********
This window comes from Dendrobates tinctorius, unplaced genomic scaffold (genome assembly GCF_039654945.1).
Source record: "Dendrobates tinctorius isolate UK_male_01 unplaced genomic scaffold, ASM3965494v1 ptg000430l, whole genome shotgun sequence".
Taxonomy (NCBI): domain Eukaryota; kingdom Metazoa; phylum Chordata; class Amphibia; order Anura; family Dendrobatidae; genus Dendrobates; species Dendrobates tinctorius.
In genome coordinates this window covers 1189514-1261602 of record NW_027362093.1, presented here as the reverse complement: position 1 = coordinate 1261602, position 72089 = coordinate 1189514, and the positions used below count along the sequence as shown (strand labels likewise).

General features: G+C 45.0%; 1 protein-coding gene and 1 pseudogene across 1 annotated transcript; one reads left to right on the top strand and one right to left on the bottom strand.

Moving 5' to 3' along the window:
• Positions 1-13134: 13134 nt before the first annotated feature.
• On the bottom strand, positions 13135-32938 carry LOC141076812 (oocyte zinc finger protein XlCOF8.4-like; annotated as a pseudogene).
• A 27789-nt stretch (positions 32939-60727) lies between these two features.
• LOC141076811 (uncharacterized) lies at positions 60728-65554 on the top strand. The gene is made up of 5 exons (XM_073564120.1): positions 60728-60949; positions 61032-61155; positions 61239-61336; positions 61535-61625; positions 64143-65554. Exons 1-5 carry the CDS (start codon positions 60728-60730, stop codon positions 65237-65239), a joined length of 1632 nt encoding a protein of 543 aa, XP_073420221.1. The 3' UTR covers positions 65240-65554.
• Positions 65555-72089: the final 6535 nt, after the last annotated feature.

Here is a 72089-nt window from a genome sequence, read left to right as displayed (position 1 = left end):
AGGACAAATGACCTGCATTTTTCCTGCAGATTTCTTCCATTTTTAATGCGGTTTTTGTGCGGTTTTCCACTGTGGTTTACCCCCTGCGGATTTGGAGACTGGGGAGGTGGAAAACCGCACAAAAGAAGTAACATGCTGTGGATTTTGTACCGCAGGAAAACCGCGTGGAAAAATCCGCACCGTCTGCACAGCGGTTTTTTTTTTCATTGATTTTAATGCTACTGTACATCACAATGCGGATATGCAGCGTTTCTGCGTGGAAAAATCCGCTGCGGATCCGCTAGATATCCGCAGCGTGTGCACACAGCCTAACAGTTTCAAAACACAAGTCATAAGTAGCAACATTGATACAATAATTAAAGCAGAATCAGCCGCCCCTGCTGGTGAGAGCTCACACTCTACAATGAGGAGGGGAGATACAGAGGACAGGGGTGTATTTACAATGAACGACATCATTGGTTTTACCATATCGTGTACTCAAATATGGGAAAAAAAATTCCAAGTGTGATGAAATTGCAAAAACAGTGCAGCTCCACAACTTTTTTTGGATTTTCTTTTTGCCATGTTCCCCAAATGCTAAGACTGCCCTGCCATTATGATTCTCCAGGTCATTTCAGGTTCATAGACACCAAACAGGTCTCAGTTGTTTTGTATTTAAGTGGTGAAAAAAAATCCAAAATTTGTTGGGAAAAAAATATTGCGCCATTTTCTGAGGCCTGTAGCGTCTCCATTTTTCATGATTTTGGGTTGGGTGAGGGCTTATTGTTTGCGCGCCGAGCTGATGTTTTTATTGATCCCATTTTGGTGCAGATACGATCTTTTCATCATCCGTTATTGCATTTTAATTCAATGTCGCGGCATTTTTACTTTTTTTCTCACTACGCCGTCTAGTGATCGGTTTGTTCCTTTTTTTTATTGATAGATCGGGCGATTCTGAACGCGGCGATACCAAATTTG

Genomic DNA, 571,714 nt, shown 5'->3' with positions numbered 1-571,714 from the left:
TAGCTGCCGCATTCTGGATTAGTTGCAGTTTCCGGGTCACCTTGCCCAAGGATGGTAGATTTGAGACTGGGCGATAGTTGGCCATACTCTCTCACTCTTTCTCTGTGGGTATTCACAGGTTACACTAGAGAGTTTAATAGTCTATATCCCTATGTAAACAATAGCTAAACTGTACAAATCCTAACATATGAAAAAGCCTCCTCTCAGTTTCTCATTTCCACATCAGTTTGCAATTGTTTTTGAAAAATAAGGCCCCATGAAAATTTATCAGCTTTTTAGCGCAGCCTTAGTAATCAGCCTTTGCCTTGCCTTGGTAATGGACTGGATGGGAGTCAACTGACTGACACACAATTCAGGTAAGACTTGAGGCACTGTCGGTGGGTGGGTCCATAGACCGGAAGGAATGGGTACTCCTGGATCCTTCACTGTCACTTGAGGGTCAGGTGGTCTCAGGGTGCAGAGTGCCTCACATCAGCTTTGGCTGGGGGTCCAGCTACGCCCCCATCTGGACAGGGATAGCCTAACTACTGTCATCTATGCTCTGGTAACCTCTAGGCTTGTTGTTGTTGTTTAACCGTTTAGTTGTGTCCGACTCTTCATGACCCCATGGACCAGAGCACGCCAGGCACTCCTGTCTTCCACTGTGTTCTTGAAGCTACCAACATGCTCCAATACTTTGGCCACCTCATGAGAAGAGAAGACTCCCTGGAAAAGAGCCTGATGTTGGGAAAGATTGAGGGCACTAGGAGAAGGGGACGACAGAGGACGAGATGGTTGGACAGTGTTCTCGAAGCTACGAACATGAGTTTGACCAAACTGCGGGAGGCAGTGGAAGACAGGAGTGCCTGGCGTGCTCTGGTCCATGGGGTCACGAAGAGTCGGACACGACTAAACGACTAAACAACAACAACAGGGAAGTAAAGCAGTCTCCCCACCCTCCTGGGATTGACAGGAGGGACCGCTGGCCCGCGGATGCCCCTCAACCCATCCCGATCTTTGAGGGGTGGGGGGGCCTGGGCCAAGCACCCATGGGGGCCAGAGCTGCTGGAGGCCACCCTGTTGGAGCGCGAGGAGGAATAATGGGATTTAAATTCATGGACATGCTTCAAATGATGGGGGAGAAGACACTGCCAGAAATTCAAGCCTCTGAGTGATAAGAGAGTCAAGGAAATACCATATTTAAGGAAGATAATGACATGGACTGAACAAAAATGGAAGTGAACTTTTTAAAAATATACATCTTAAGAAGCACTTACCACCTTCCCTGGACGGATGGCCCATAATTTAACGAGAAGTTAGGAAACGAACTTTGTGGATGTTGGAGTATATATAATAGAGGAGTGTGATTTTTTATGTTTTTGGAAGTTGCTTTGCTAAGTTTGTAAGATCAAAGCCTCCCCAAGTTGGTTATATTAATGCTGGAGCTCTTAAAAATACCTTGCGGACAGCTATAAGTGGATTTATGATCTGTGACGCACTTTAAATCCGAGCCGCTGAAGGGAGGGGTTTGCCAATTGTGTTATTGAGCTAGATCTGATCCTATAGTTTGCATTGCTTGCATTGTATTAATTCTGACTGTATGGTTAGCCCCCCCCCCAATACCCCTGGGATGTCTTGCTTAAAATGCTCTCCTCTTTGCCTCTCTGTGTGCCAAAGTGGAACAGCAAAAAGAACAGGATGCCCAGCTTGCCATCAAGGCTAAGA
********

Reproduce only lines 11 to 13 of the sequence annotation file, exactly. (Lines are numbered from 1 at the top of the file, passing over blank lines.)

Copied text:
• Positions 65555-72089: the final 6535 nt, after the last annotated feature.

Here is a 72089-nt window from a genome sequence, read left to right as displayed (position 1 = left end):
AGGACAAATGACCTGCATTTTTCCTGCAGATTTCTTCCATTTTTAATGCGGTTTTTGTGCGGTTTTCCACTGTGGTTTACCCCCTGCGGATTTGGAGACTGGGGAGGTGGAAAACCGCACAAAAGAAGTAACATGCTGTGGATTTTGTACCGCAGGAAAACCGCGTGGAAAAATCCGCACCGTCTGCACAGCGGTTTTTTTTTTCATTGATTTTAATGCTACTGTACATCACAATGCGGATATGCAGCGTTTCTGCGTGGAAAAATCCGCTGCGGATCCGCTAGATATCCGCAGCGTGTGCACACAGCCTAACAGTTTCAAAACACAAGTCATAAGTAGCAACATTGATACAATAATTAAAGCAGAATCAGCCGCCCCTGCTGGTGAGAGCTCACACTCTACAATGAGGAGGGGAGATACAGAGGACAGGGGTGTATTTACAATGAACGACATCATTGGTTTTACCATATCGTGTACTCAAATATGGGAAAAAAAATTCCAAGTGTGATGAAATTGCAAAAACAGTGCAGCTCCACAACTTTTTTTGGATTTTCTTTTTGCCATGTTCCCCAAATGCTAAGACTGCCCTGCCATTATGATTCTCCAGGTCATTTCAGGTTCATAGACACCAAACAGGTCTCAGTTGTTTTGTATTTAAGTGGTGAAAAAAAATCCAAAATTTGTTGGGAAAAAAATATTGCGCCATTTTCTGAGGCCTGTAGCGTCTCCATTTTTCATGATTTTGGGTTGGGTGAGGGCTTATTGTTTGCGCGCCGAGCTGATGTTTTTATTGATCCCATTTTGGTGCAGATACGATCTTTTCATCATCCGTTATTGCATTTTAATTCAATGTCGCGGCATTTTTACTTTTTTTCTCACTACGCCGTCTAGTGATCGGTTTGTTCCTTTTTTTTATTGATAGATCGGGCGATTCTGAACGCGGCGATACCAAATTTG